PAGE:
with a scanned logo. A few well-organized pages about your company and products or services can go a long way to attract clients.
These sites enable visitors to take action rather than just read-e.g., search your site, order online and more. Prices begin around $5,000 and can run into the tens of thousands of dollars. Because they require more technical expertise, these sites should be handled by a professional.
A simple e-commerce site includes online transactions, usually with a shopping cart and a third-party credit card processing company. Businesses that place up to 10 items online can get a free shopping-cart site from iCat Corp. (www.icat.com), an Internet services company in Seattle, or pay $50 a month for selling more than 10 different items. E-commerce comes in various forms. Scott Sedlik, director of brand marketing for iCat, breaks out these three levels, which can cost from $10,000 to $250,000:
Database-driven e-commerce provides consumers with a dynamic shopping experience. Visitors to the site are able to search, order and pay for an item quickly.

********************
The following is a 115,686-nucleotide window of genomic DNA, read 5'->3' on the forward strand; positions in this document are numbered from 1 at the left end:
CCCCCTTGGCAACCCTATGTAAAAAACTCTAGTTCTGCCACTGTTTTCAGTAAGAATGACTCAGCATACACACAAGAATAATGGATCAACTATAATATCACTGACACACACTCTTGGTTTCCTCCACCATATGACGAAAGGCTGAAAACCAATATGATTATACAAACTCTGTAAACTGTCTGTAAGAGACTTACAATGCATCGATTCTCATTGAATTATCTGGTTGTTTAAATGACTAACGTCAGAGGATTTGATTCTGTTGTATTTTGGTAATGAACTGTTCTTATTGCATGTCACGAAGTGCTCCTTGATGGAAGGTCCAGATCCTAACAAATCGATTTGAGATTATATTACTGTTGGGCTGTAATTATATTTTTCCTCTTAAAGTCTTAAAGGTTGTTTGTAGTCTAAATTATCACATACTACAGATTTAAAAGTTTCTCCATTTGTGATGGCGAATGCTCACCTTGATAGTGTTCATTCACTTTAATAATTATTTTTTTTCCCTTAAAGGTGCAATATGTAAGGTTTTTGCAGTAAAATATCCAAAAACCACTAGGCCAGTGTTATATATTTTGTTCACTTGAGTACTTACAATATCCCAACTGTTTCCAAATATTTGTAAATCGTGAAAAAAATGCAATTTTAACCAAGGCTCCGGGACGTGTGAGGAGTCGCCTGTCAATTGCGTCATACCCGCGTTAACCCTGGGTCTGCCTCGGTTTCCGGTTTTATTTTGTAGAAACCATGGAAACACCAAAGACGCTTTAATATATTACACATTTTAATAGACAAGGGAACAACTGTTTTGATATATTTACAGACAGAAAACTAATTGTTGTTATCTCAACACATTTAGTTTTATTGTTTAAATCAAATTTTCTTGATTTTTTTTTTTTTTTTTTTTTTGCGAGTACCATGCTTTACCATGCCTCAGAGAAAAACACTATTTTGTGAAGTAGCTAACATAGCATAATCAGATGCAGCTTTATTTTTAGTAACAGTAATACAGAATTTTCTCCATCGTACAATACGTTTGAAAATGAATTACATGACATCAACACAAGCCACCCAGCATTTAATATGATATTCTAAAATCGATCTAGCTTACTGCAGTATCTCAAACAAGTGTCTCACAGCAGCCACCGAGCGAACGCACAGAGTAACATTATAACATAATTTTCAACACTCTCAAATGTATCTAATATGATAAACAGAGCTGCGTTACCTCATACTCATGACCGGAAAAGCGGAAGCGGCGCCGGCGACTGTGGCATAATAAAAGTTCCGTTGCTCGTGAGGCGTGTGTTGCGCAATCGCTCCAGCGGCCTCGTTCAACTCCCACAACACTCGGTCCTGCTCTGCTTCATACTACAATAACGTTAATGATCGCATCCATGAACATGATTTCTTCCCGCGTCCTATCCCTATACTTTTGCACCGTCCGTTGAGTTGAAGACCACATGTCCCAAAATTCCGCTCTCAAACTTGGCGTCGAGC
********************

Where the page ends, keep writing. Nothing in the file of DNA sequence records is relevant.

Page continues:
Integrated back-office includes ordering, inventory, accounting and shipping systems. All are tied together and require no manual input among the systems. Pertinent information is easily accessible to vendors and customers.
One-to-one marketing provides specific offers based on an individual’s behavior at the site. For instance, if a visitor looks at an item for a certain length of time and doesn’t purchase it, a special offer can be made before they leave the site.
“Don’t take the Web lightly,” warns Sentel’s Jackson. “Information on our site that we thought was pretty benign found its way onto a Yahoo message board. It resulted in a tremendous increase of hits on our Web site.” To field such response, assign someone to respond promptly to e-mail, answer phones and process orders efficiently.